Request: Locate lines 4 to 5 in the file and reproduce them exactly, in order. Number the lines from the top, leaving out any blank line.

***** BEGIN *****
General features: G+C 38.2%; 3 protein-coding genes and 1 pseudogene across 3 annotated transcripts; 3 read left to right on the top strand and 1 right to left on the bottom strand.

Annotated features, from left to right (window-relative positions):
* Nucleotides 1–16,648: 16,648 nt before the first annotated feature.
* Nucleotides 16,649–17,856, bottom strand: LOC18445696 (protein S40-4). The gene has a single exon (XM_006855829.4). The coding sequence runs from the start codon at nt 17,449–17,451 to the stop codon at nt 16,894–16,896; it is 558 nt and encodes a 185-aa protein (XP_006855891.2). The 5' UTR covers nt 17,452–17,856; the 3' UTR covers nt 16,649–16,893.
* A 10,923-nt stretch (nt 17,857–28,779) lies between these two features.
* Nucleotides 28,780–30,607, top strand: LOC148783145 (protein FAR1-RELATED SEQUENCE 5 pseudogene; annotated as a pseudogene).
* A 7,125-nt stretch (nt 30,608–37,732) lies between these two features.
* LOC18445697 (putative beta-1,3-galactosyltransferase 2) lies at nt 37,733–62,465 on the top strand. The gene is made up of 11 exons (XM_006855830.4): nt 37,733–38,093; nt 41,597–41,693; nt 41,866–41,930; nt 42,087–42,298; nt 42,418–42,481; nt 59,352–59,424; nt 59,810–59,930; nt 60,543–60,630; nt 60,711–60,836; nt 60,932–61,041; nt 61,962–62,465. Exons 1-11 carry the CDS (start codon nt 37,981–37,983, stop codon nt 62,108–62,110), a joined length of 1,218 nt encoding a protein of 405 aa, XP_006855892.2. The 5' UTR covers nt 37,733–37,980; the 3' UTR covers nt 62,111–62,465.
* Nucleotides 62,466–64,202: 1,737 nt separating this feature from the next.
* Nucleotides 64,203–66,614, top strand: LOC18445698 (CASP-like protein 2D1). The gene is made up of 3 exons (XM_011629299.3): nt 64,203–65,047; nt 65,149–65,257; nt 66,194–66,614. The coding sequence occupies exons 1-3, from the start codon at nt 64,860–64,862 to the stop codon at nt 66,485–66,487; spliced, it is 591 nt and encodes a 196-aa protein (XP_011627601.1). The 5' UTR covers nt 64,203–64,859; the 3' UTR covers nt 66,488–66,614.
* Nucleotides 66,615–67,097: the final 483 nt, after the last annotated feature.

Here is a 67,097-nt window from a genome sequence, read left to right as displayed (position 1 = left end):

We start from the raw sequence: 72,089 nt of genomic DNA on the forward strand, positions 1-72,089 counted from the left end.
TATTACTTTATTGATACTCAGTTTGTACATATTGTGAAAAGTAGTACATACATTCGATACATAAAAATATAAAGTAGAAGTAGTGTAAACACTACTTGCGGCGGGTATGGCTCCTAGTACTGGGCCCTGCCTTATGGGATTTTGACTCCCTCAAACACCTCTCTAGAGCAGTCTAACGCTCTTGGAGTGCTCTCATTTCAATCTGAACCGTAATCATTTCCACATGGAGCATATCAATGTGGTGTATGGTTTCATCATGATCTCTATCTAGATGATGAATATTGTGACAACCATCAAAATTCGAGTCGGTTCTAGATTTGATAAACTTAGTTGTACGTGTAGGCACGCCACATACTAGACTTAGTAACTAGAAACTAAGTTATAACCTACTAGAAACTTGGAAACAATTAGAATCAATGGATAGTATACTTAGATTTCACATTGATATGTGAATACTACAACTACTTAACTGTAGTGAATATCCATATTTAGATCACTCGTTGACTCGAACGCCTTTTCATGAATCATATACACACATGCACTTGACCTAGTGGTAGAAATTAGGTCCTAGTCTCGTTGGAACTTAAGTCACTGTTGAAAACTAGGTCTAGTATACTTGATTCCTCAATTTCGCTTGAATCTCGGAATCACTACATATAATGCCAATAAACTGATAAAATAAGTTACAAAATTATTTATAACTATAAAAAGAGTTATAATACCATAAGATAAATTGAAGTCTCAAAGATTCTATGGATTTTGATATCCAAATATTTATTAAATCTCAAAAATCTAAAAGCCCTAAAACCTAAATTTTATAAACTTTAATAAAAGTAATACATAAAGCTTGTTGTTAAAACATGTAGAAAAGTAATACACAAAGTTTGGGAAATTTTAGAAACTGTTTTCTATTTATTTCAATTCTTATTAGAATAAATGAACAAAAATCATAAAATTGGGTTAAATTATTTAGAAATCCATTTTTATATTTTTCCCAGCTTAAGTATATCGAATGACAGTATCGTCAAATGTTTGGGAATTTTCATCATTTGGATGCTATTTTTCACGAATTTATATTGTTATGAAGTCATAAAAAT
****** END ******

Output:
* Nucleotides 16,649–17,856, bottom strand: LOC18445696 (protein S40-4). The gene has a single exon (XM_006855829.4). The coding sequence runs from the start codon at nt 17,449–17,451 to the stop codon at nt 16,894–16,896; it is 558 nt and encodes a 185-aa protein (XP_006855891.2). The 5' UTR covers nt 17,452–17,856; the 3' UTR covers nt 16,649–16,893.
* A 10,923-nt stretch (nt 17,857–28,779) lies between these two features.